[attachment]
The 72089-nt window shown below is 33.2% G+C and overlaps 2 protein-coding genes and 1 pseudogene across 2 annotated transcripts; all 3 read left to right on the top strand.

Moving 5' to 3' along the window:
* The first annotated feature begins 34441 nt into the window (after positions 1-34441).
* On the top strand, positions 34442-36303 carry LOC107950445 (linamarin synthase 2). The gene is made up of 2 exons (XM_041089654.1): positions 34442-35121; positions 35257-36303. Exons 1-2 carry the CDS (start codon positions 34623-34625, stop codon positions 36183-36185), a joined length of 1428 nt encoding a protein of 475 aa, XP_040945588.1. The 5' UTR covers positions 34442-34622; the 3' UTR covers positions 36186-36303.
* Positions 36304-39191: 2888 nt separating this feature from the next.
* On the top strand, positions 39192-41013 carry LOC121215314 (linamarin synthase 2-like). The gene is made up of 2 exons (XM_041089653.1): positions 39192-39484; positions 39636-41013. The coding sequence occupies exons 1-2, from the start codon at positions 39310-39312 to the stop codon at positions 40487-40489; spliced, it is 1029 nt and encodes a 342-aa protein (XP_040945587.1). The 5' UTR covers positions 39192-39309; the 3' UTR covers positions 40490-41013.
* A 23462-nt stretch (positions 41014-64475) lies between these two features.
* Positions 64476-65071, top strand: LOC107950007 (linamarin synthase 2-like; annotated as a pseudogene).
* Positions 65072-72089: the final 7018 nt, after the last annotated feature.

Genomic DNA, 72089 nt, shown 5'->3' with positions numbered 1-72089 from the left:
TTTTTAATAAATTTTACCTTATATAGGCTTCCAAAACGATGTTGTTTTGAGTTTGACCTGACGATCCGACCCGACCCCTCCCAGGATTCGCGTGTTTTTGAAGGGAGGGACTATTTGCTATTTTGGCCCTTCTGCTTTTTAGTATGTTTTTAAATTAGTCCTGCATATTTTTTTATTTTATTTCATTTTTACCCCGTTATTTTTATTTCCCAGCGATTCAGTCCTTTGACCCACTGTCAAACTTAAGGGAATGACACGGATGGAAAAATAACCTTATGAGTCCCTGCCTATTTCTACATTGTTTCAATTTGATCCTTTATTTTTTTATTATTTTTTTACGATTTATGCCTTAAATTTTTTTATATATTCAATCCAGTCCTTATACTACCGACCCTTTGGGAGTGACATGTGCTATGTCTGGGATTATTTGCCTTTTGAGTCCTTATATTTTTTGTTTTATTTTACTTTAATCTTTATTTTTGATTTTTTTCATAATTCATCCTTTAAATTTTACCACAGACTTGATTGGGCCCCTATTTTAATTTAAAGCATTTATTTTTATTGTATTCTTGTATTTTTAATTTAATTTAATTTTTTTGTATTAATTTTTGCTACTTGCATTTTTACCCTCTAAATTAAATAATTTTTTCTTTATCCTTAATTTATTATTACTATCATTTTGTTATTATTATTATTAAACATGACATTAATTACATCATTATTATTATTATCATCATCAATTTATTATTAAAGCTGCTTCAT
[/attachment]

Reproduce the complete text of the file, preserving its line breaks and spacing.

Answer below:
The 72089-nt window shown below is 33.2% G+C and overlaps 2 protein-coding genes and 1 pseudogene across 2 annotated transcripts; all 3 read left to right on the top strand.

Moving 5' to 3' along the window:
* The first annotated feature begins 34441 nt into the window (after positions 1-34441).
* On the top strand, positions 34442-36303 carry LOC107950445 (linamarin synthase 2). The gene is made up of 2 exons (XM_041089654.1): positions 34442-35121; positions 35257-36303. Exons 1-2 carry the CDS (start codon positions 34623-34625, stop codon positions 36183-36185), a joined length of 1428 nt encoding a protein of 475 aa, XP_040945588.1. The 5' UTR covers positions 34442-34622; the 3' UTR covers positions 36186-36303.
* Positions 36304-39191: 2888 nt separating this feature from the next.
* On the top strand, positions 39192-41013 carry LOC121215314 (linamarin synthase 2-like). The gene is made up of 2 exons (XM_041089653.1): positions 39192-39484; positions 39636-41013. The coding sequence occupies exons 1-2, from the start codon at positions 39310-39312 to the stop codon at positions 40487-40489; spliced, it is 1029 nt and encodes a 342-aa protein (XP_040945587.1). The 5' UTR covers positions 39192-39309; the 3' UTR covers positions 40490-41013.
* A 23462-nt stretch (positions 41014-64475) lies between these two features.
* Positions 64476-65071, top strand: LOC107950007 (linamarin synthase 2-like; annotated as a pseudogene).
* Positions 65072-72089: the final 7018 nt, after the last annotated feature.

Genomic DNA, 72089 nt, shown 5'->3' with positions numbered 1-72089 from the left:
TTTTTAATAAATTTTACCTTATATAGGCTTCCAAAACGATGTTGTTTTGAGTTTGACCTGACGATCCGACCCGACCCCTCCCAGGATTCGCGTGTTTTTGAAGGGAGGGACTATTTGCTATTTTGGCCCTTCTGCTTTTTAGTATGTTTTTAAATTAGTCCTGCATATTTTTTTATTTTATTTCATTTTTACCCCGTTATTTTTATTTCCCAGCGATTCAGTCCTTTGACCCACTGTCAAACTTAAGGGAATGACACGGATGGAAAAATAACCTTATGAGTCCCTGCCTATTTCTACATTGTTTCAATTTGATCCTTTATTTTTTTATTATTTTTTTACGATTTATGCCTTAAATTTTTTTATATATTCAATCCAGTCCTTATACTACCGACCCTTTGGGAGTGACATGTGCTATGTCTGGGATTATTTGCCTTTTGAGTCCTTATATTTTTTGTTTTATTTTACTTTAATCTTTATTTTTGATTTTTTTCATAATTCATCCTTTAAATTTTACCACAGACTTGATTGGGCCCCTATTTTAATTTAAAGCATTTATTTTTATTGTATTCTTGTATTTTTAATTTAATTTAATTTTTTTGTATTAATTTTTGCTACTTGCATTTTTACCCTCTAAATTAAATAATTTTTTCTTTATCCTTAATTTATTATTACTATCATTTTGTTATTATTATTATTAAACATGACATTAATTACATCATTATTATTATTATCATCATCAATTTATTATTAAAGCTGCTTCAT